The micro scale
Materials, Catalysts, Electrochemistry
The design of the electrosynthesis process requires in-depth knowledge of the processes involved from the atomic to the microscale to ultimately enable production processes at large scales.
Local probing of processes at the micro scale
A detailed mechanistic insight into the processes taking place at the microscale during electrosynthesis is currently lacking. To address this issue, it will be essential to locally study the intrinsic kinetics throughout in the device, whether in the solid, liquid or gas phase. We aim at a targeted research programme in this area to leverage the leading Dutch position in the development and use of in-situ and operando characterisation techniques to analyse the structural development of the key functional materials at all length scales and over long periods of time.
The materials used in electrochemical catalytic processes have yet to be designed and optimised. We aim at a rational design approach of the key component materials. This implies the development and use of new predictive computational tools, thermodynamic analyses and analogue reasoning in order to develop new generations of catalysts, membranes, electrolytes and high-throughput experimental verification techniques.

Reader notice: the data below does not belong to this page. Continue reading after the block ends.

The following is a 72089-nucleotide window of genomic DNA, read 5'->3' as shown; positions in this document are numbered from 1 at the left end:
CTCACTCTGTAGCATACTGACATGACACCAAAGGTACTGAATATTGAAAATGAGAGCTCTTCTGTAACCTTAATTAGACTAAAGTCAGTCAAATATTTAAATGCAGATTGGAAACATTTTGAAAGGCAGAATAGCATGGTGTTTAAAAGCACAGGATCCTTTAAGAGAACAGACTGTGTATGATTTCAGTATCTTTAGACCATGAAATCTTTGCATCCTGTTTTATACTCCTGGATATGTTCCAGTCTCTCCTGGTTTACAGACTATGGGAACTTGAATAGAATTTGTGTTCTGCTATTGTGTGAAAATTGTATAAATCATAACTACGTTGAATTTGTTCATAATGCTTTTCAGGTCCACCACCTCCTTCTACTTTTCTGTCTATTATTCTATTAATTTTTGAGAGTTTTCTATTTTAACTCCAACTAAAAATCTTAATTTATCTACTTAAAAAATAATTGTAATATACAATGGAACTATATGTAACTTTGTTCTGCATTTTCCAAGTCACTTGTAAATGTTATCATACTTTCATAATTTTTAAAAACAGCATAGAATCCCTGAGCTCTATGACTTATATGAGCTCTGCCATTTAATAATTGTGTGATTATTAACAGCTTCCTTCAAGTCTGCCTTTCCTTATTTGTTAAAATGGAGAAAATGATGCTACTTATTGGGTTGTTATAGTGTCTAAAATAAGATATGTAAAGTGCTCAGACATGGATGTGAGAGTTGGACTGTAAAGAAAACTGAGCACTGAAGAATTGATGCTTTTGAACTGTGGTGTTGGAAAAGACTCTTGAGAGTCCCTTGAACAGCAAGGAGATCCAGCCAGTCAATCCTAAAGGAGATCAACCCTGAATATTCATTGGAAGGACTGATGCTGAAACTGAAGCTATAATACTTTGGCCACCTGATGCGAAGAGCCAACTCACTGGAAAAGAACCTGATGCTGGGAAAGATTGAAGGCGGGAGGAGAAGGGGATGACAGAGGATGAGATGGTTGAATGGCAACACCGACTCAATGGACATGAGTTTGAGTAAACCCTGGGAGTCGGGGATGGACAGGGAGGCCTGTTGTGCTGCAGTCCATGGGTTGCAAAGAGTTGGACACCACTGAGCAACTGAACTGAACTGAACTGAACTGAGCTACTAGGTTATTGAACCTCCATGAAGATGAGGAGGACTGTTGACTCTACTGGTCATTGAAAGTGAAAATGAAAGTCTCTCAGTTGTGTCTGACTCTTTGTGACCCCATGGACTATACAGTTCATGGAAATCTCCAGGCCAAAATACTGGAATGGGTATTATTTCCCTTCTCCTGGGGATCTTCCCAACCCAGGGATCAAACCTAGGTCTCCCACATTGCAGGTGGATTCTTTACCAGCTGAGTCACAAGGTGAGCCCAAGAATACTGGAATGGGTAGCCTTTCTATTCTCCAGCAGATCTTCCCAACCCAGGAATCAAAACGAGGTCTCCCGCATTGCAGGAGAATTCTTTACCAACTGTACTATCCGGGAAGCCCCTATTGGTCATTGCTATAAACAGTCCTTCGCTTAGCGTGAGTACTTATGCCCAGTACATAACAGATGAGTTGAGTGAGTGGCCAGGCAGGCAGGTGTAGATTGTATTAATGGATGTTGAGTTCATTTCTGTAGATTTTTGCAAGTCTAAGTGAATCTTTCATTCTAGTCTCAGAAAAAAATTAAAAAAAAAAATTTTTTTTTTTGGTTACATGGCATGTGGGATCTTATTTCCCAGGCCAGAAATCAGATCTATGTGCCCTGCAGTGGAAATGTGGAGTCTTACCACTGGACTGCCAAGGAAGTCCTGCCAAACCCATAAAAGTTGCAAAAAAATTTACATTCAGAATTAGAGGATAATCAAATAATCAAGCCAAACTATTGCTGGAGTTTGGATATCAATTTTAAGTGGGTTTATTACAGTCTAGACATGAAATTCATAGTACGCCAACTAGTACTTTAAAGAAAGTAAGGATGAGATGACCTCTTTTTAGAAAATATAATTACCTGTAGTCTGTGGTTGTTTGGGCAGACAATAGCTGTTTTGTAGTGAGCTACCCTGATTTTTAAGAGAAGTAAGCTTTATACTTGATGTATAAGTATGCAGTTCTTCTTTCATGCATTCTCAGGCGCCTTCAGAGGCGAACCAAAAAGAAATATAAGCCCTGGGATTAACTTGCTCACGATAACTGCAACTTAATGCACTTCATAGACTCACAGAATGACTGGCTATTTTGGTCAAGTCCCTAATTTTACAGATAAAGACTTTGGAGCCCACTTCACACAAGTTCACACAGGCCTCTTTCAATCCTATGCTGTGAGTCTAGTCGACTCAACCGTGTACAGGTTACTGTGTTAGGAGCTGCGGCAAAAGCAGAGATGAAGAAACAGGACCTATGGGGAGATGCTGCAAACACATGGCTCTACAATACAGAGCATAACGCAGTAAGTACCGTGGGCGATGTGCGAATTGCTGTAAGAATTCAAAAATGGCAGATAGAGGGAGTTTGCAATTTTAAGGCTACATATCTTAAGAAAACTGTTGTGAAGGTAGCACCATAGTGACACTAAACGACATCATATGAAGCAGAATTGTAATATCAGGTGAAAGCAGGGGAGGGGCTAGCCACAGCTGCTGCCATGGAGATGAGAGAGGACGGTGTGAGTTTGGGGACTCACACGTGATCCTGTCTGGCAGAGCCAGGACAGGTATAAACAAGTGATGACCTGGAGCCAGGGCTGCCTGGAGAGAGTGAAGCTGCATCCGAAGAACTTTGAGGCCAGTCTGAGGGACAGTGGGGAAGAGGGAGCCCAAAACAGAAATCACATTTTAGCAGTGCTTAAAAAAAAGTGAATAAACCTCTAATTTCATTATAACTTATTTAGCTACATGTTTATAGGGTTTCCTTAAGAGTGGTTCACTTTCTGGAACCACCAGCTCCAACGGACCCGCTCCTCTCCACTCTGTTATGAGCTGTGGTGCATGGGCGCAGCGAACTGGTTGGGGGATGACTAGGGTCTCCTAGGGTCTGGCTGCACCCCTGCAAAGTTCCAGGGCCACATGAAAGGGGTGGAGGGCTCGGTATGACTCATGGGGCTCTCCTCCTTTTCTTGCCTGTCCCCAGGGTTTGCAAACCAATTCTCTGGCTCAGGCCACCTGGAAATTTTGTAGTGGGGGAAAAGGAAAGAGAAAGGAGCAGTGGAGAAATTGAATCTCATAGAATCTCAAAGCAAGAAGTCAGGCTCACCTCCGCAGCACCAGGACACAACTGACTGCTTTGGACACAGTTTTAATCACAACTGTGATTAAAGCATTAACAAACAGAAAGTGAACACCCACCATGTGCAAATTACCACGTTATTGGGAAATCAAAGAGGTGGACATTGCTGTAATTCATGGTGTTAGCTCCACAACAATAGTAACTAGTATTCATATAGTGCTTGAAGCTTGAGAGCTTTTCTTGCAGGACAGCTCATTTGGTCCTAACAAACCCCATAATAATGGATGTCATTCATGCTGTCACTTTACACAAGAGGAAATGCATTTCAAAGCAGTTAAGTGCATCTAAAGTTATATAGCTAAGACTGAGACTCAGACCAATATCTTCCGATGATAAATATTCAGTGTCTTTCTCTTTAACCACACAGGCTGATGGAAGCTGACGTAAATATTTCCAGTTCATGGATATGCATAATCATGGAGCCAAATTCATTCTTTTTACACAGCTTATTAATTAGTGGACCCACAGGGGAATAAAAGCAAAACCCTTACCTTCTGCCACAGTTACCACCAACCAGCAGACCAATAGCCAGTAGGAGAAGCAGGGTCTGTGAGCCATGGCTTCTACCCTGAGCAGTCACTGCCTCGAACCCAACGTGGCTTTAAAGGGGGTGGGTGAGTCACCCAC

Design for bulk
The goal of large-scale production of fuels and chemicals guides the design of the nanostructured materials involved in the e-refinery technology. We aim at components able to maintain their uniform functionality over long timescales and under relevant process conditions, which can be produced in a scalable manner, taking into account resource availability
Example: Bipolar membranes for optimised electrochemical engineering
Efficient solar-to-fuel devices require electrocatalyst and photoelectrode materials to operate in a common electrochemical conversion environment. However, the optimal environment for the oxidation and reduction reactions are typically not the same, posing challenges to arrive at an efficient and stable overall system. Researchers at the Materials for Energy Conversion and Storage group at TU Delft study the importance of the electrolyte pH for the activation and performance of electrocatalyst and photoelectrode materials. They separate the anode and cathode compartments by means of a bipolar membrane, so that they can separately optimise both reaction conditions. This is an attractive approach towards photoelectrochemical and electrochemical devices for highly efficient and stable solar-driven water splitting.